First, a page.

THEATER REVIEW A Rewriting of Shakespeare
MIT Shakespeare Ensemble Stages a Production of ‘Vampire Hunter’
William Shakespeare: Vampire Hunter
MIT Shakespeare Ensemble
Directed by Sabrina Neuman ’09
Sunday April 6th, at 7:00 p.m.
Within 24 hours of beginning development, a group of less than twenty MIT Shakespeare Ensemble members had written a script, formed a cast, rehearsed it, made costumes, built a set, and completed everything else that a play needs. It all went down in 34-101, a lecture hall usually used for classes rather than plays. A very odd place to stage a play.
However, the lights and the setting made the audience forget where they were and engaged them in the quest of William Shakespeare, played by Christopher Stephenson ’09. The narrator, Matthew Peairs ’09, eased the audience into Shakespeare’s time, making them believe that they knew what had happened during that period. But he soon shocked us by throwing the audience into the story and legend of Shakespeare, not as a playwright and actor, but as a Vampire Hunter.
The plot starts out with a cliché: Shakespeare is found working hard to come up with script ideas and his wife is turned into a Vampire by Kit Marlowe, the evil Vampire Queen played by Bianca Farrell ’11. As she tries to bite her husband, he kills her. The typical story begins to unfold: Shakespeare does what every loving and devout husband would do, he tries to find and kill Kit Marlowe. Of course he could not do this by himself; by the next act he has stumbled, by coincidence, into a bar where he finds Thomas Kyd, a werewolf and an enemy of Kit Marlowe. Soon his personal revenge coincides with the plans of Gloriana, Queen Elizabeth I of England, played by Laila Wahedi ’11. The evil Vampire Queen has taken a political hostage, Ivana, the Russian concubine. Ana Walden-Brown ’11, in her high stilettos, plays the concubine part with the flavor of an interesting accent and enriches it with beauty, playfulness, and a constant flirting with every man and even the Vampire Queen.
Kellas Cameron ’10 plays the part of Kyd the Werewolf, whom the audience finds out was in love with the Vampire Queen and in the crucial moment where he has her at his mercy, he decides not to kill her. Love for the werewolf was more important than justice and the personal interests of England. Despite the werewolf costume and make up being completely believable, Cameron never once makes the audience lose track of the werewolf’s human side, except perhaps when he howled in pain. The story continues with other characters being introduced, such as Mary, the Queen of Scots played by a man — Arnaldo Pereira-Diaz ’09 — who is worried about the secret of Scotland, a secret that the audience is left wondering about. And of course there are the devout servants of the Queen of Scots: Mary Seaton and Nat played by Grace Kane ’11 and Brianna Conrad ’11, who try to find the evil Vampire Queen and kill her as well, before Shakespeare does it.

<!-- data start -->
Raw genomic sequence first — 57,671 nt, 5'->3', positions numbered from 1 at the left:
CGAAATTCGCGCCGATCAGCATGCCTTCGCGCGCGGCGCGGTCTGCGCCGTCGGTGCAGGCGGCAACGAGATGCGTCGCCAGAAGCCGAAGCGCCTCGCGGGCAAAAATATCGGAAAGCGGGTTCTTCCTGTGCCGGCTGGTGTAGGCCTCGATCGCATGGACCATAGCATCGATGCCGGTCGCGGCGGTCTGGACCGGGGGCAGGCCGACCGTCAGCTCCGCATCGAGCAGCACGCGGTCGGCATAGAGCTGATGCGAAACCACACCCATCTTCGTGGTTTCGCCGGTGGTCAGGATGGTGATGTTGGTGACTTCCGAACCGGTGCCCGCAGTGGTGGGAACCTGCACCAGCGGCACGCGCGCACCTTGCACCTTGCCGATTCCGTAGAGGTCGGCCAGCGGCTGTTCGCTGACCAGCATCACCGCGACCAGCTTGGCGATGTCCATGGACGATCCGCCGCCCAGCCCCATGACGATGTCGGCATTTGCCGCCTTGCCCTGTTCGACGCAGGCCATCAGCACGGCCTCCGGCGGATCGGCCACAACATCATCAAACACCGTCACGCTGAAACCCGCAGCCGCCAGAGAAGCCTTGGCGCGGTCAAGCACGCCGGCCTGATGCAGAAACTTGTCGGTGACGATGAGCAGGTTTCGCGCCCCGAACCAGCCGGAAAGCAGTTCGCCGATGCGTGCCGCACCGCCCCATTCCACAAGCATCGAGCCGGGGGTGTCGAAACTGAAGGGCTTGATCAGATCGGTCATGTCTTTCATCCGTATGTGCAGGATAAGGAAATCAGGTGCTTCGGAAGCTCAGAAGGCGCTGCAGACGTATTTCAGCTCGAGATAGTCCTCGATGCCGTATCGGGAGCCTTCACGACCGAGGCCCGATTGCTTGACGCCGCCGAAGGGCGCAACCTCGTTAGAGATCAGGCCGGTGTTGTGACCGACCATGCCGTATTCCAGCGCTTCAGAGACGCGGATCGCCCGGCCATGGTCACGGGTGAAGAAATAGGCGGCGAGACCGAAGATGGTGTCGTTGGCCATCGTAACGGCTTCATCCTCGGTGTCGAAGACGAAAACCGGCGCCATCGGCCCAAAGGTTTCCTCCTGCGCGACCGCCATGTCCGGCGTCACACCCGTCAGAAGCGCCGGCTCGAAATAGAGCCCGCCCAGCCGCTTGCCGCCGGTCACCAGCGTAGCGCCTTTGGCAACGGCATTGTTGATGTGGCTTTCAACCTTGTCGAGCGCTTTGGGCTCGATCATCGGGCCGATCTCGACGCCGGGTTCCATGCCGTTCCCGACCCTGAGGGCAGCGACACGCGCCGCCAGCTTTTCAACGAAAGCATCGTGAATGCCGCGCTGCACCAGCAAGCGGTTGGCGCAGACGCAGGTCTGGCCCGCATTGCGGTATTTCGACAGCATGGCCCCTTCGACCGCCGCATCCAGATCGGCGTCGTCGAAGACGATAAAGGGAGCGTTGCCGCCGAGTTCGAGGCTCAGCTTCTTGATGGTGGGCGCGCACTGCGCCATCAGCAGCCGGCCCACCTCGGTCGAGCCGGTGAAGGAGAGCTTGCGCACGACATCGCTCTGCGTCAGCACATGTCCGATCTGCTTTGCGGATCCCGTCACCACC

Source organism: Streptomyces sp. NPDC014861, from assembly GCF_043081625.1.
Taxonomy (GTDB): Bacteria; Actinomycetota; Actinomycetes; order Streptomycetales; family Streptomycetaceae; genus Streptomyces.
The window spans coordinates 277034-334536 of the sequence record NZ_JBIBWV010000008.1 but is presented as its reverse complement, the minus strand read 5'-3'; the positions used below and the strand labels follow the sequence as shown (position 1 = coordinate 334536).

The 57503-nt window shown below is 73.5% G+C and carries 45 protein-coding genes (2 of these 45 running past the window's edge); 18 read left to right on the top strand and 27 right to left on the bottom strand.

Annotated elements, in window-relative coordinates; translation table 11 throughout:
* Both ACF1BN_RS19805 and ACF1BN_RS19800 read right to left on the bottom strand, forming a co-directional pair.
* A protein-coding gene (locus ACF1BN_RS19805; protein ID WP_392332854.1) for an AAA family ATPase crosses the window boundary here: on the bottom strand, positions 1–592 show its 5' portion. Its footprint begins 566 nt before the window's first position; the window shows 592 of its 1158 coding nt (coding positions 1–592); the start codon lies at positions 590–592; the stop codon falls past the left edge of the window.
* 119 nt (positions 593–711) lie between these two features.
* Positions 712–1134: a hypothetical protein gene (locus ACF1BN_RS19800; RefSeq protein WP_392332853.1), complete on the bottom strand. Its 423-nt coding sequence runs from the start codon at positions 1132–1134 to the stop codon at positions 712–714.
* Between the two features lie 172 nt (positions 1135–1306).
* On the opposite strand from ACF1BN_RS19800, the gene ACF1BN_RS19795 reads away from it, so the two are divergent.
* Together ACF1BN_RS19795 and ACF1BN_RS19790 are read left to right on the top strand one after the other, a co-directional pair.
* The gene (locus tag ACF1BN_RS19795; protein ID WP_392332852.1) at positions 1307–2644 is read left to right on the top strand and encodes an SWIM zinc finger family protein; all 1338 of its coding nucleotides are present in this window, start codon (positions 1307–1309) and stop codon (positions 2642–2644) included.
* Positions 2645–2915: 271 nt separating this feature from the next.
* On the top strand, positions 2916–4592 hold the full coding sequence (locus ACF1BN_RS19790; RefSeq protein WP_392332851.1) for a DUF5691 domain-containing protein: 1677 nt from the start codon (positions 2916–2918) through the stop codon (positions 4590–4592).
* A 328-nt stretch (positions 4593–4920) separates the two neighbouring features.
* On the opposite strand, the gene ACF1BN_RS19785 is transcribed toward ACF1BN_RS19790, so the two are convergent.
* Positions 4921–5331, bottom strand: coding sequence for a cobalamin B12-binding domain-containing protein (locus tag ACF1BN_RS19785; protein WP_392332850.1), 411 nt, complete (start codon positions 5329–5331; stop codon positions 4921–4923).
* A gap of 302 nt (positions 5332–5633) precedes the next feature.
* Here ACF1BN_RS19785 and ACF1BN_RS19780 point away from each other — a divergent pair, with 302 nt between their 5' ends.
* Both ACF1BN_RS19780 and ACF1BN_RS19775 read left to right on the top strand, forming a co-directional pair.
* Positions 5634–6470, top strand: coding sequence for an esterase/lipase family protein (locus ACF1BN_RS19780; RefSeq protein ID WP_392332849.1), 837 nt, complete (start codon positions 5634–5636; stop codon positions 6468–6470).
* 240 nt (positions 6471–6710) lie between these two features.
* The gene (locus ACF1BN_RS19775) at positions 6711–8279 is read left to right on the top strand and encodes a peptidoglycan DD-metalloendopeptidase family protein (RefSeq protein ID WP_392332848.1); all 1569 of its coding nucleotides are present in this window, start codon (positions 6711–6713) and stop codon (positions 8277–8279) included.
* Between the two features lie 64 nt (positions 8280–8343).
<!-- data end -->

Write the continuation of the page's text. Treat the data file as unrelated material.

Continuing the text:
The acting was superbly done, considering that everyone had less than 24 hours to memorize their lines. Only in one part of the story did one of the characters forget their part, reminding us of the more human side of our fellow classmates. The audience could follow the feelings of all the characters, from the playful Ivana, to the angry Scots, to the singularly melancholic Werewolf, to the vengeful Shakespeare.
The ending was predictably cliché. Shakespeare saves Ivana the Concubine and Gloriana the Queen, by slaying Marlowe the Evil Vampire Queen, whose last words — with a shriek — are “I’m slain” (making the audience burst into laughter). However, Marlowe had turned Ivana into a vampire, and just as Ivana is about to bite Shakespeare, Nat (Conrad) kills her. The audience’s surprise is unbelievable and soon the play freezes and the narrator, Peairs, comes back and clarifies the situation. Conrad, a MIT Shakespeare Ensemble member had traveled back in time to save Shakespeare — and history — by slaying Ivana; he had done so by playing the most lowly and unassuming part, and just at the critical moment he saves the day, giving the audience its atypical happy ending. Considering the time constraints, the play was well done, the cast was engaging, the plot was twisting and complicated enough to keep our attention, and the setting made us forget the present and immersed us in a different time, the time of William Shakespeare: The Vampire Hunter.